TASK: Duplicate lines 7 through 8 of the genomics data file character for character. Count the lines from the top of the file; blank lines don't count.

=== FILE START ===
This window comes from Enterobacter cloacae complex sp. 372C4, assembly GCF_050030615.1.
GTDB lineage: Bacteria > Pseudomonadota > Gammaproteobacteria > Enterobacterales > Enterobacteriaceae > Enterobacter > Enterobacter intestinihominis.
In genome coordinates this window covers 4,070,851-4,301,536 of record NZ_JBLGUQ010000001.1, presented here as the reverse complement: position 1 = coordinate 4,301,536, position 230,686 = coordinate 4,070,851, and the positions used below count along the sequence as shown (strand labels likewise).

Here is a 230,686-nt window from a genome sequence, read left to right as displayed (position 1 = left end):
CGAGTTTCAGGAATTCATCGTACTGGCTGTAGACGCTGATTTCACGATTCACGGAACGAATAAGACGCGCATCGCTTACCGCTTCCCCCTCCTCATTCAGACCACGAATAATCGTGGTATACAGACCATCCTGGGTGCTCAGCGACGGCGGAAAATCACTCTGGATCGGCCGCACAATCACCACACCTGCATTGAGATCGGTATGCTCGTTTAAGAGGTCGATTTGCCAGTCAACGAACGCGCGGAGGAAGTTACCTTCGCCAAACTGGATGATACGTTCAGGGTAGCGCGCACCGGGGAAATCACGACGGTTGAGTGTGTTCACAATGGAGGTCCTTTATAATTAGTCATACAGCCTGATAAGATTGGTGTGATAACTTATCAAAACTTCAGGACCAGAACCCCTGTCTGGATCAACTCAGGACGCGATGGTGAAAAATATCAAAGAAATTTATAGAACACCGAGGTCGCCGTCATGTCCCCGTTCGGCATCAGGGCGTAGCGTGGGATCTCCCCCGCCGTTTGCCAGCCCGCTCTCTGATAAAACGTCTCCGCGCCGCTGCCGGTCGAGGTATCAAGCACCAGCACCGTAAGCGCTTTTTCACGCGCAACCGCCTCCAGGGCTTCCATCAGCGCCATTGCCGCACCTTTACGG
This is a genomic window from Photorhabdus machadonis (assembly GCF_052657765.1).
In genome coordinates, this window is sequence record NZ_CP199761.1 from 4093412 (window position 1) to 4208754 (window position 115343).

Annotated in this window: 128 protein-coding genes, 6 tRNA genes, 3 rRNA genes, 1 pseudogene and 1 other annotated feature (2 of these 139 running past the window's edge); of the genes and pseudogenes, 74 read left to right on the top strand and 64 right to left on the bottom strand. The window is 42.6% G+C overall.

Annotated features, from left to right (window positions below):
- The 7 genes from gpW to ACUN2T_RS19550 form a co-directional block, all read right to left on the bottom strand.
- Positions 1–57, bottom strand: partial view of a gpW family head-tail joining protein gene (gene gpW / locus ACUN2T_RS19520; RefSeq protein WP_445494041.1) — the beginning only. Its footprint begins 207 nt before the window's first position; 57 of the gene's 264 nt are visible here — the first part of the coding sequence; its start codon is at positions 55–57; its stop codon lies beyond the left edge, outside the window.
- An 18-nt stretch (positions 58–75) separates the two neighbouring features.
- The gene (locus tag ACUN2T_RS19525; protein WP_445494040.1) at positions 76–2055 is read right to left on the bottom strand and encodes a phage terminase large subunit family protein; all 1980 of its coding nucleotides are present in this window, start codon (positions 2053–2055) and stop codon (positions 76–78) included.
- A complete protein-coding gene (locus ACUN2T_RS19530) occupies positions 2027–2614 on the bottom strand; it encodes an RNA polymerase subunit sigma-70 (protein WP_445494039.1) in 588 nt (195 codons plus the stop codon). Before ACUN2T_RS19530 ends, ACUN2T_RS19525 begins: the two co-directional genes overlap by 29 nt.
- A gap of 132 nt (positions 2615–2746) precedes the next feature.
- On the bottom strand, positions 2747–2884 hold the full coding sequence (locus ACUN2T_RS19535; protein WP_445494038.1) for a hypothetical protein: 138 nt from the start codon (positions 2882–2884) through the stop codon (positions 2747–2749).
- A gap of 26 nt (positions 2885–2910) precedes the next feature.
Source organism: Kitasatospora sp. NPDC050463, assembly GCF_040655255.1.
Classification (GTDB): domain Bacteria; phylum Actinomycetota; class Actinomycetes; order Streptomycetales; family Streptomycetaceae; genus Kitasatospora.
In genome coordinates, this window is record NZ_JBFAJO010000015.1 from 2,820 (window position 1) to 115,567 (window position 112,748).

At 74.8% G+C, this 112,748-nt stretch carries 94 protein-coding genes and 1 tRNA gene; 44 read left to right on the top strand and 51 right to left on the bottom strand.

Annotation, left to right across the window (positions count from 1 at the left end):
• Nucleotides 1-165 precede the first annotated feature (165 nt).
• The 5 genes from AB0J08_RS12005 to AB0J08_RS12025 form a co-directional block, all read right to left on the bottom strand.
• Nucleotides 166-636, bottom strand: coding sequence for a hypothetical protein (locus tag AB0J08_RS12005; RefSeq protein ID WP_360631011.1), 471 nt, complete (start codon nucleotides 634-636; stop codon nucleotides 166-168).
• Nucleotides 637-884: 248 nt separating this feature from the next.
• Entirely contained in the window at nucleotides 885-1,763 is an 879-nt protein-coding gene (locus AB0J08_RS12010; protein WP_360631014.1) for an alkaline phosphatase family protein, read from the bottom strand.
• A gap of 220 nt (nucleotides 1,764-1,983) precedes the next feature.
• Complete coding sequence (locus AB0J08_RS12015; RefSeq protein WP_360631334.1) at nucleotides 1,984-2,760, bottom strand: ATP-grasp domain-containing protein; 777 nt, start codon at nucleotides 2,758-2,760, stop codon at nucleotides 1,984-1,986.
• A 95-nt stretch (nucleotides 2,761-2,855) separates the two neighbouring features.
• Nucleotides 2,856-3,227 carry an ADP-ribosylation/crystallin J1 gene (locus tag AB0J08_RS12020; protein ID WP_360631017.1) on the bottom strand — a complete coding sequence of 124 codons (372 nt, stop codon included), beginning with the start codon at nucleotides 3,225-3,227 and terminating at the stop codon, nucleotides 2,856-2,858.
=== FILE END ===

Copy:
In genome coordinates, this window is sequence record NZ_CP199761.1 from 4093412 (window position 1) to 4208754 (window position 115343).

Annotated in this window: 128 protein-coding genes, 6 tRNA genes, 3 rRNA genes, 1 pseudogene and 1 other annotated feature (2 of these 139 running past the window's edge); of the genes and pseudogenes, 74 read left to right on the top strand and 64 right to left on the bottom strand. The window is 42.6% G+C overall.